I don’t think it is farfetched to say that 2013 was the year in which the balance between public and private started being truly affected from the point of view of the arts. This shift of paradigm is slightly more complicated than the usual ‘art for the masses’ versus ‘vernissage for the elite’. It is as if the public sector has been captured by the logic of its tax deduction policies to the point where it has surrendered what it is all about in the hands of the mega-private-foundations. While Tate or MOMA are richer than ever before due to tax incentives, Tower Hamlets and Detroit cannot afford to keep their cultural heritage for the enjoyment of their local residents. There is something not right here and it has to be addressed.
On one side, flagship art institutions seem hungrier for funds than ever before in order to continue their, in my opinion, exaggerated infrastructural expansions; but, on the other side, the public sector has started not even hesitating putting on sale important works of art in their possession in order to reduce public deficit.
Some people called 2013, the Age of Cultural Austerity. This took different forms on different sides of the Atlantic. In the UK, public art funding has been hit again and again, and they year was about finding ways to do more with less, of institutions banding together, as well as fitful acts of protest: in late May, a walk-out by members of the Public and Commercial Services union briefly affected attractions from the National Portrait Gallery to Stonehenge; in September, arts supporters staged a symbolic ‘human chain’ around the National Gallery in protest of cuts and ‘zero-hours’ contracts, which fail to give museum workers even minimum guarantees of work.
In the US, art funding largely stayed out of the headlines, though this is mostly because the National Endowment for the Arts is by now so anaemic that it is hard to credit it as the face of Big Government. The alarming go-to symbol of the relentless pressure that an increasingly unequal society put on art was the plight of the Detroit Institute of Art. As Motor City declared the largest municipal bankruptcy in US history amid a soaring art market, chatter naturally turned to whether selling off a few DIA masterpieces might soften the blow. Christie’s experts were brought in to appraise the collection. The art community rallied; the idea of auctioning Diego Rivera’s famed Detroit Industry mural (1932-3) to appease the moneylenders is proof of the extreme behaviour that 2013 had witnessed.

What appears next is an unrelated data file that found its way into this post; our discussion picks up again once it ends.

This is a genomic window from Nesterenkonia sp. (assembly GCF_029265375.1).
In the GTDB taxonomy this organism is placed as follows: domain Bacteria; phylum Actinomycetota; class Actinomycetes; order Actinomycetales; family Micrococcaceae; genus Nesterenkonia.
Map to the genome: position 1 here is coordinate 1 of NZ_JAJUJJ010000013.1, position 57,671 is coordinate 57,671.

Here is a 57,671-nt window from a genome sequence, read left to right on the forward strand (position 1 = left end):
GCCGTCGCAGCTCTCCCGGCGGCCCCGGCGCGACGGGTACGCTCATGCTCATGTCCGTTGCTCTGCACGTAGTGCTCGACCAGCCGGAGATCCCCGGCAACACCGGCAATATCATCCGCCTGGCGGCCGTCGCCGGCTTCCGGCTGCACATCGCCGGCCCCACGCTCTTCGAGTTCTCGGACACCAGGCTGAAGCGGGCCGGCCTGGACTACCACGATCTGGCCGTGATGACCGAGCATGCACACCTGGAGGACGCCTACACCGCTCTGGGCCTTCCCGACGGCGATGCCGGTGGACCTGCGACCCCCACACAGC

In the UK we all rallied around Old Flo when artist Bob and Roberta Smith made us pay attention to Tower Hamlets Council’s decision to sell the £17m Henry Moore sculpture “at the earliest opportunity”. Draped Seated Woman, also known as “Old Flo”, had been scheduled for auction in February this year but was pulled from sale after its ownership was contested by Bromley Council and the Art Fund. The ownership claim was put forward based on research by the Museum of London (MoL), which uncovered a paper trail appearing to show that ownership of the statue had not been transferred to the new Tower Hamlets local authority after the London County Council and Greater London Council (GLC) were dissolved. Tower Hamlets dismissed the challenge as a “desperate PR stunt” at the time. A council spokesman said this week that the challenge had not been substantiated and the council was now working with Christie’s auction house to prepare a timetable for the sale. The spokesman said: “The council still aims to sell the sculpture at the earliest opportunity and will shortly agree a timescale for this with its auctioneers.
So the local residents of Tower Hamlets Council and Detroit are losing their art in the hands of private collectors who are still pouring money into unnecessary expansions for the Serpentine Gallery or Tate Modern, to give just two examples, where we are forced to see the Chapman Brothers and Yael Shawky who, by the way, are being exhibited, at the same time, in private galleries. It does not take a genius to realise what is going on and the place that State regulation has in what we can already call a whole new relationship between the private and the public spheres in the art world. Just a thought.